Early age at menopause (≤45 years) was a predictor of the subsequent development of RA (table 2). Early menopause was significantly associated with RF-negative RA, whereas there was a trend for RF-positive RA that did not reach significance (table 2). Early menarche, at less than 12 years, was significantly associated with a reduced risk of RA, with similar patterns for RF-positive and RF-negative RA when analysed separately (table 2). In accordance with these results, a longer fertile period was protective against developing RA (OR 0.92 per year, 95% CI 0.87 to 0.97).

Table 2

Reproductive factors and the risk of RA for all cases and by RF status at inclusion: bivariate analysis

Parity (table 2) and stress-related factors (see supplementary table S1, available online only) had no significant effect on the risk of RA.

Multivariate analyses

Early menopause (p=0.007) and early menarche (p=0.013) had a similar influence on the risk of RA in models adjusted for parity. In multivariate analysis, long-term breastfeeding (>12 months; OR 0.45, 95% CI 0.22 to 0.92) and early menopause (OR 2.22, 95% CI 1.20 to 4.12) had independent effects on the risk of RA. The association with early menopause remained significant in a model adjusted for the length of breastfeeding, smoking and the level of formal education (OR 1.92, 95% CI 1.02 to 3.64).

In a multivariate model including all three variables related to reproduction as covariates and further adjusted for smoking and level of education, the estimated effects of early menarche, early menopause and the length of breastfeeding were similar to the bivariate analyses, although CI were wider (table 3).

Table 3

Multivariate analysis, adjusted for all variables in the table


In this nested case–control study based on a prospective survey, we found that early menopause was significantly associated with RA. This may suggest a link between hormonal changes and chronic inflammation or factors specifically related to RA (see supplementary text, available online only).

Smoking and a low level of formal education are known predictors of early menopause,16 but adjusting for these did not change our estimates, indicating that they were not confounders in our sample. Our results support the study by Merlino et al,3 who found that women who reached menopause after the age of 51 years had a reduced risk (adjusted RR 0.64) of developing RA compared with women whose menopause occurred before the age of 45 years. In a Swedish case–control study, early menopause was protective against RA.4 The retrospective nature and the limited sample size of that study could explain the discrepancy from our results.

Potential explanations for our findings include endocrine factors such as an insufficient HPA axis with a sluggish response to stress.17 On the pathway to RA development such sluggish HPA axis could possibly manifest itself as a lower frequency of early menarche, a higher frequency of breastfeeding problems and more frequent early menopause. Other mechanisms could hypothetically also be involved including premature ovarian failure (see supplementary text, available online only).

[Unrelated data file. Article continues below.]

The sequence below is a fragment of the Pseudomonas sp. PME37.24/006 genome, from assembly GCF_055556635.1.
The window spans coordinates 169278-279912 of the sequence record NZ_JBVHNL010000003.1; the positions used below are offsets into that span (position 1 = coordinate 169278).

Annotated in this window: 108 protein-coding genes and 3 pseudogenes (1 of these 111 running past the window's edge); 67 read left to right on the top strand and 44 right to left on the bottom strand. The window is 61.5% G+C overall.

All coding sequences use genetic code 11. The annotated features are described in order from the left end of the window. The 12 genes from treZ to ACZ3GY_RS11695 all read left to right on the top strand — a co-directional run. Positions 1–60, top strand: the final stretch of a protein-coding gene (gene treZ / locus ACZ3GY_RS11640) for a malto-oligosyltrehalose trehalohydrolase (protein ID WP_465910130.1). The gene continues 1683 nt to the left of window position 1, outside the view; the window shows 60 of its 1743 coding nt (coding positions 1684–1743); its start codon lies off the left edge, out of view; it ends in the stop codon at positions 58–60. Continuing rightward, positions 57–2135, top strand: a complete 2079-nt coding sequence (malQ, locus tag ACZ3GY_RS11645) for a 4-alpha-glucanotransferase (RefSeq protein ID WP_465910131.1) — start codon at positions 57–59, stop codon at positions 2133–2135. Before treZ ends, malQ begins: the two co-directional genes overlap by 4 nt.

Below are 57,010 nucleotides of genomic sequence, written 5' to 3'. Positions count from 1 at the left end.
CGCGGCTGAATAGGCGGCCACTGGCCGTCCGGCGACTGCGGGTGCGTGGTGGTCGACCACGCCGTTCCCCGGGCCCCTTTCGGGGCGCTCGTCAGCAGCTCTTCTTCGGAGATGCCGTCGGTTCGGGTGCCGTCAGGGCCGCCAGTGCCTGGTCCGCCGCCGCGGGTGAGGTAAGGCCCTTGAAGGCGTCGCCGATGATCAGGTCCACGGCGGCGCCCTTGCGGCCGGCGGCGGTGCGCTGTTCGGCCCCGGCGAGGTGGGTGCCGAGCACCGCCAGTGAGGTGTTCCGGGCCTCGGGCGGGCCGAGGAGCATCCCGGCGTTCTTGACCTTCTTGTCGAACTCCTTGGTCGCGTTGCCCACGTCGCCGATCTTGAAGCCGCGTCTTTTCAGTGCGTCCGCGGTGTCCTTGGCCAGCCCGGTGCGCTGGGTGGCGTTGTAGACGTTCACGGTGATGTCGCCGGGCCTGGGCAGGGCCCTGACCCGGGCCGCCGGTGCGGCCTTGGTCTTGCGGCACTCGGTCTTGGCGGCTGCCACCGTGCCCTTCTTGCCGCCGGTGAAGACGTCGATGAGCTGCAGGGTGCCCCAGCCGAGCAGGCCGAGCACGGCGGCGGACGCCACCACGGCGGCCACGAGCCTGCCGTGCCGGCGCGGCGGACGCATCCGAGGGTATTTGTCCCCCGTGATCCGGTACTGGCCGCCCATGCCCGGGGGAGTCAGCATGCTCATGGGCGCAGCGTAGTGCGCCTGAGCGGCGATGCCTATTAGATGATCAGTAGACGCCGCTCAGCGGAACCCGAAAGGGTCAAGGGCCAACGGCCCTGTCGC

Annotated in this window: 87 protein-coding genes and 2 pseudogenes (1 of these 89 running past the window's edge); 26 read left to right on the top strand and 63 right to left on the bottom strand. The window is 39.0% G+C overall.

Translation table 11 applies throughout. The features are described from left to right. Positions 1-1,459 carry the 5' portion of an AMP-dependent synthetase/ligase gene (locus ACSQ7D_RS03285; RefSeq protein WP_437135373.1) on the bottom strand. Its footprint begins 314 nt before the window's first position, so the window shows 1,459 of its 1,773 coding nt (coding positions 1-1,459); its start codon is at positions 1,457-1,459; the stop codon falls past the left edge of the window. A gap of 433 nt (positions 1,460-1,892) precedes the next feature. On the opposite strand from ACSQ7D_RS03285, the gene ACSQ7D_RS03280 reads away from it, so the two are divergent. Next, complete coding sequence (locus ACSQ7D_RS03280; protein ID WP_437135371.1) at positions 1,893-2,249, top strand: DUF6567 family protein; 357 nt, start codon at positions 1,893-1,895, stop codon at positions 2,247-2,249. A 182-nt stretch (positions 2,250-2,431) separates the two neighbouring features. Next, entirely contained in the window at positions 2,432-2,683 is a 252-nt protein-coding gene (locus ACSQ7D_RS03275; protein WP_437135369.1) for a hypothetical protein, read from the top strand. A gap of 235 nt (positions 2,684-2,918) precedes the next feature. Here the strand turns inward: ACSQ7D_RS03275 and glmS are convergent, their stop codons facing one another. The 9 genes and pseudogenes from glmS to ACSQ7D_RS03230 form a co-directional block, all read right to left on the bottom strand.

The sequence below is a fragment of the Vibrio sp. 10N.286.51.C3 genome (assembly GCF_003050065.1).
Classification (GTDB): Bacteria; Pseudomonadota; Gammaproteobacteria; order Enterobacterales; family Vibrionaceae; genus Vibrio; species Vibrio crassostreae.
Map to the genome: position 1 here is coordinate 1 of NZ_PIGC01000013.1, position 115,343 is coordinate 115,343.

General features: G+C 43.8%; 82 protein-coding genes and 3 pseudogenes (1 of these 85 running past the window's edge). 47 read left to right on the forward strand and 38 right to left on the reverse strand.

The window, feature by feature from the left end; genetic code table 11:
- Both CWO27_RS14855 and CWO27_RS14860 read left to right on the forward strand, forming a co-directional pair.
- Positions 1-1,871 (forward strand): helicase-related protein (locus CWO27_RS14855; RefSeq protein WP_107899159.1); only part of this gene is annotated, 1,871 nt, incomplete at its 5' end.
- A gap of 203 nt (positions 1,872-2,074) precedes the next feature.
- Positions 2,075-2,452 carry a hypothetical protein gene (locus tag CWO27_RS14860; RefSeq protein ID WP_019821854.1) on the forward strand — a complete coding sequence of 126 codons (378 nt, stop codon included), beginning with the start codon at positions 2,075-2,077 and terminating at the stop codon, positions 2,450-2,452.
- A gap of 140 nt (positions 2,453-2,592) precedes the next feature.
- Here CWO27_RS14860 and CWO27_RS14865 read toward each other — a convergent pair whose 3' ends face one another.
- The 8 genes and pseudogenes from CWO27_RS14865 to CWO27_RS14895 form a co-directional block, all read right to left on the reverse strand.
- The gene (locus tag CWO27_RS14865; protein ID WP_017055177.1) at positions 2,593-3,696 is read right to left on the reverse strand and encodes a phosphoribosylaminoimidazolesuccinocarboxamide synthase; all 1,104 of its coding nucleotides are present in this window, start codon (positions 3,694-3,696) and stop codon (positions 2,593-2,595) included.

We have previously shown that cumulative breastfeeding of more than 12 months was associated with a significantly reduced risk of developing RA.13 This is in accordance with a previous report,18 although a recent retrospective study reported opposing results.19 As expected, women with early menopause in the present study were less likely to report a history of long-term breastfeeding. However, age at menopause and history of breastfeeding were found to affect the risk of RA independently.

Early menarche (<12 years) was inversely associated with RA, although the number of patients was limited. This is in accordance with a Danish study,5 but an American study reported contradictory results, with an increased risk of RA in subjects with early menarche (<11 years).6 Geographical and ethnic differences, as well as differences in the case mix, may explain these discrepancies.

Hormonal factors may have different effects on disease presenting in the middle-aged/older individuals compared with those with a younger onset, as well as between RF-positive and RF-negative RA. In our material the effect of early menopause was statistically significant for RF-negative RA, although there also was a similar trend for RF-positive RA. This is in contrast to other risk factors for RA, for instance smoking, which is mainly a predictor of RF-positive RA.20

We did not find any association between the risk of RA and a set of stress-related factors, including sleeping disorders and self-reported health. We can not exclude that such factors may have an impact on the risk of RA, as our questions were asked several years before diagnosis. Furthermore, psychosocial aspects not investigated in the present study may be important.

Limitations of the present study include the lack of information on polycystic ovary syndrome, endometriosis or hysterectomy and the low number of subjects with early menarche. It is possible that unmeasured confounders influenced our analysis; in particular as there is a long lag period between some of the exposures (ie, menarche and breast-feeding) and the development of RA. Furthermore, due to the lack of screened subjects aged less than 44 years, our results are only relevant for disease starting after this age.

The strengths of our study consist of the community-based approach and the fact that data on predictors were collected before RA diagnosis. This means that the effect of RA on lifestyle and recall bias could not influence our results.

In conclusion, early age at menopause was one of several hormonal factors that were associated with an increased risk of RA. This suggests an influence of hormonal changes during the fertile period on the development of RA in postmenopausal women.


The authors would like to thank Professor Göran Berglund for his contributions to the study design and to the first draft of this paper. The authors also thank Anders Dahlin for excellent help with data extraction from the MDCS database and Per-Olof Östergren for valuable comments on the questionnaire regarding stress-related factors.


Supplementary materials

  • Supplementary Data

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  • Competing interest None.

  • Ethics approval The regional research ethics committee for southern Sweden approved the study.

  • Provenance and peer review Not commissioned; externally peer reviewed.